The Killing Kind
Released: 1996, CMC
Reviewer: Metal-Rules.com UK Team
Editors Note. Metal-Rules.com was founded in 1995 as a forward thinking site. Our goal is, and always has been, to support Real Metal. The decision was made that very rarely do we ever go back and review an album from before 1995. Does the world really need another CD review of Master Of Puppets, Powerslave or Screaming For Vengeance? We don’t think so. We have always supported what is happening now.
Starting in January, 2014, as we head towards our 10,000th review and the 20th Anniversary of Metal-Rules.com, we are looking back and filling in a few gaps in the review database. We want to complete the post-1995 review catalogue of some of the bands that we have supported since 1995, when very few, if any website were supporting real Metal. It’s fun to go back and revisit some of these albums that we did not review when they were first released. Enjoy!
Ah, Overkill. East Coast thrash titans, and possessors of one of the most god damn lovely frontmen ever – Bobby “Blitz” Ellsworth. Having started out in 1980, you could call THE KILLING KIND with its '96 release date Overkill's sweet 16th celebration. The question is, is it a birthday to be remembered or one best forgot?
A title like 'Battle' draws some pretty clear lines, and as an intro track it delivers, the drums in particular imbuing it with this sense of building-to-something. Plus it's got snippets of dialogue from Batman Returns. Wish it was possible to scrub off the stupid 'yeaaahh' backing vocal though.
After a single out-and-out scream from Ellsworth “God-Like” tends to hunker down in the lower part of his register, relying on a more 'evil' tone and backing vocals from new guitarist Joe Cormeau (formerly on the mic in Liege Lord). It thrashes alright, but already you can tell that THE KILLING KIND has a cleaner production quality, which sadly strips away some of that from the gutter spirit that always defined Overkill.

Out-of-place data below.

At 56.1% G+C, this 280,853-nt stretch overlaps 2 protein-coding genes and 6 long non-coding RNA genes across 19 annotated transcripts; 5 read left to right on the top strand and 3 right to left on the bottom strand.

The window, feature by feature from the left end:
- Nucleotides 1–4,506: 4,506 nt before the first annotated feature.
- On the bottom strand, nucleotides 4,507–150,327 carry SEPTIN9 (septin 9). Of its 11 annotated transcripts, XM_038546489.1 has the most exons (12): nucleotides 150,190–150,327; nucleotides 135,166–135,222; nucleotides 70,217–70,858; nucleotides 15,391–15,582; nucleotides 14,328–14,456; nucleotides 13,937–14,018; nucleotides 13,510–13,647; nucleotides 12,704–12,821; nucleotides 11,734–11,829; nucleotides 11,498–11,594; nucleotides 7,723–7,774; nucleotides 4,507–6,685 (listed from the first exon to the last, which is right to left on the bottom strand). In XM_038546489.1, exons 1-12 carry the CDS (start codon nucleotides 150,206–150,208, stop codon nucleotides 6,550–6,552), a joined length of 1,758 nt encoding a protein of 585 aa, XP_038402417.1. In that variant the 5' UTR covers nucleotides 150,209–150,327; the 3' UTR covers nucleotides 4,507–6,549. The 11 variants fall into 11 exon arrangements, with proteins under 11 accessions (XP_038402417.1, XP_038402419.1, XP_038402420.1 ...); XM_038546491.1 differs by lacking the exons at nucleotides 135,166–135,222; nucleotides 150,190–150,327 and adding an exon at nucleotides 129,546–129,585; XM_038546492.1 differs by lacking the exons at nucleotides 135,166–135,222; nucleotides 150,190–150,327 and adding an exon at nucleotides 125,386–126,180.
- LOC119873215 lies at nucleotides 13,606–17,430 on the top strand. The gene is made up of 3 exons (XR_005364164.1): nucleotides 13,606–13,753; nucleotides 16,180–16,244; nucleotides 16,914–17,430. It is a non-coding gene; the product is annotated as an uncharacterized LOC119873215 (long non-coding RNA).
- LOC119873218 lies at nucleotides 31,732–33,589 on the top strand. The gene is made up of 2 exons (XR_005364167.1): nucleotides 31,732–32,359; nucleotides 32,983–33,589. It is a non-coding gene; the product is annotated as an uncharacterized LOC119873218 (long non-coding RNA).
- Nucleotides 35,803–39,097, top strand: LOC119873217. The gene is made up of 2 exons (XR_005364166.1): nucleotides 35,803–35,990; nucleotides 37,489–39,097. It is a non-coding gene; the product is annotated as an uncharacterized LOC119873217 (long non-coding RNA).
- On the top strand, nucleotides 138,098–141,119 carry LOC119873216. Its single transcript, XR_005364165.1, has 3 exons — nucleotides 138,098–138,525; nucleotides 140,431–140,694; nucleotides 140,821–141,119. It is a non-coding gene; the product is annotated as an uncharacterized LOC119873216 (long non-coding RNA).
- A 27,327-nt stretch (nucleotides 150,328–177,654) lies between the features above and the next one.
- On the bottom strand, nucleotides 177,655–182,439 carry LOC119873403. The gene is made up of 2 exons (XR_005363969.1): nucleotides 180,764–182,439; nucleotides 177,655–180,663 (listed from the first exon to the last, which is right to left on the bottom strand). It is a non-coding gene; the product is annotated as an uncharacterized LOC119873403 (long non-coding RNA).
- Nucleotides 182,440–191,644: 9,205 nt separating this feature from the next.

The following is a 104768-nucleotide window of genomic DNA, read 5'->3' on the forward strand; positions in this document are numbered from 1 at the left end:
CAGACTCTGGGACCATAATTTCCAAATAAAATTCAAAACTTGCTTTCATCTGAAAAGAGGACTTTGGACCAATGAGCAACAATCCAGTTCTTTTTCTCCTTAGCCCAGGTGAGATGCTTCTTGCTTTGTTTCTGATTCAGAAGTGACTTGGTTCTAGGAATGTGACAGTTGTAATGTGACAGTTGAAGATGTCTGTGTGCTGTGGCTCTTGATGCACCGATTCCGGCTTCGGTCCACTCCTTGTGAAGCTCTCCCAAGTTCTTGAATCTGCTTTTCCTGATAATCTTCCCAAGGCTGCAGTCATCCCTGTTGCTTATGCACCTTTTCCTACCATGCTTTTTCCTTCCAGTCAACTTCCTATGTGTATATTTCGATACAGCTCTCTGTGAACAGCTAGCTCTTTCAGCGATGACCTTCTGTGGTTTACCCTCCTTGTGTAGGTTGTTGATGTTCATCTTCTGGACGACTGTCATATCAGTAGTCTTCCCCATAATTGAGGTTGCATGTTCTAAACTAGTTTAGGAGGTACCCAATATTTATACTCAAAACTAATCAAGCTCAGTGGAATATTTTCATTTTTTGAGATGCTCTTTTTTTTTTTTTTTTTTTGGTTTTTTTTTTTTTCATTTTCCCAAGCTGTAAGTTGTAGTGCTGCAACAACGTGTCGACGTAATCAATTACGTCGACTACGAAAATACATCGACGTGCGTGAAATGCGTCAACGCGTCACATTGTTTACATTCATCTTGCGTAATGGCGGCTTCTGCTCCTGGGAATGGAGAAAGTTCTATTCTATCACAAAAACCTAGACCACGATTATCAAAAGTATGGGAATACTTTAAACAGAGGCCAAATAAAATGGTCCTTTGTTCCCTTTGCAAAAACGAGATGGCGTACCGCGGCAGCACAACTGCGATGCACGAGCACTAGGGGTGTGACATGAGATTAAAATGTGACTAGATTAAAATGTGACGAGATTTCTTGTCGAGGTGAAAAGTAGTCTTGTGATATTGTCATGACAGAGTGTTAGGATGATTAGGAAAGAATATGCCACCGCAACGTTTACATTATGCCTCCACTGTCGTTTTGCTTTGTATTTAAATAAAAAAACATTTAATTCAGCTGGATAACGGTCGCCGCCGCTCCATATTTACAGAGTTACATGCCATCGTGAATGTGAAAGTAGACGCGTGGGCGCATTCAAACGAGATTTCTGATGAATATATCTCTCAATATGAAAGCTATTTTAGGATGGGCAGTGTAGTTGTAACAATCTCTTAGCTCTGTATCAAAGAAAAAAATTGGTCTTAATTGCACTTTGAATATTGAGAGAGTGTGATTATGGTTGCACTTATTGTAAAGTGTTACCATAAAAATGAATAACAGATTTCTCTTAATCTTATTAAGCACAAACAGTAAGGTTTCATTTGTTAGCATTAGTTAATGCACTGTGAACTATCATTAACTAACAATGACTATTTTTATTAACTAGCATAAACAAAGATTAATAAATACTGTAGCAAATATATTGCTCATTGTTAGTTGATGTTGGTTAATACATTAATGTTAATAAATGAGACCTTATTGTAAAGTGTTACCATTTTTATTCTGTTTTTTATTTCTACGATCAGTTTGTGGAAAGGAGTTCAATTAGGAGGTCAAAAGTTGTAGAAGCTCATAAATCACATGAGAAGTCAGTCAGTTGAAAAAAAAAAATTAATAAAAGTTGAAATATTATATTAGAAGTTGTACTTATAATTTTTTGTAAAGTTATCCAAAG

The slash in “Burn You Down/To Ashes” seems well placed for this is definitely a split personality track. Starting with a menacing bass and quietly crooned vocals, the song goes from slow and measured to groove-driven by its close, with some fine solo work from Cormeau and other six-string newbie Sebastian Marino (Anvil). Closing as it started though, the song never feels truly spent. There's almost a frustration on listening because something a touch more is needed. Maybe you'll get it from groovy gang-vocaled “Let Me Shut That For You”, but “Bold Face Pagan Stomp” does all that much better, even with it's almost Metallica opening.
Still with the mid-part of THE KILLING KIND feeling almost slow for Overkill, even with occasional bursts from the guitars, the instrumental “Feeding Frenzy” is a welcome blast of speed which sees D.D. Verni playing crazy bass. Things are now starting to slide even as the band try to inject more variety once more with “The Cleansing's” outro of “Jesus cleanse me now” causing some serious cringe.
Then there's “The Mourning After/Private Bleeding” is some bizarre piano-ballad-cum-power-driver, all sung over in a manner that sounds as though Ellsworth was getting progressively wankered during recording. On THE KILLING KIND his vocals aren't as sharp as they could be, as they will be again in the future, and this track shows that with the blinding clarity of a spotlight.
To continue that party analogy THE KILLING KIND starts off well enough, and then it's like the DJ put a couple of bad choices on and the mood drops. The band make an effort to pick things up, but between “The Cleansing” and “The Mourning After/Private Bleeding” everyone's looking at getting their coats. Even as “Cold, Hard Fact” tries to get you to stay.
We should probably be commending Overkill for trying some different things on THE KILLING KIND, during a period when maybe they felt they had too what with some of the interest in thrash fading away, or perhaps the intro of two new members helped drive a change of direction, but it doesn't really work for them. It's not that Overkill can't do groove, it's just that they are at their best when they're trying to thrash you into another dimension. That's when they truly kill.
Review by Kirsty Birkett-Stubbs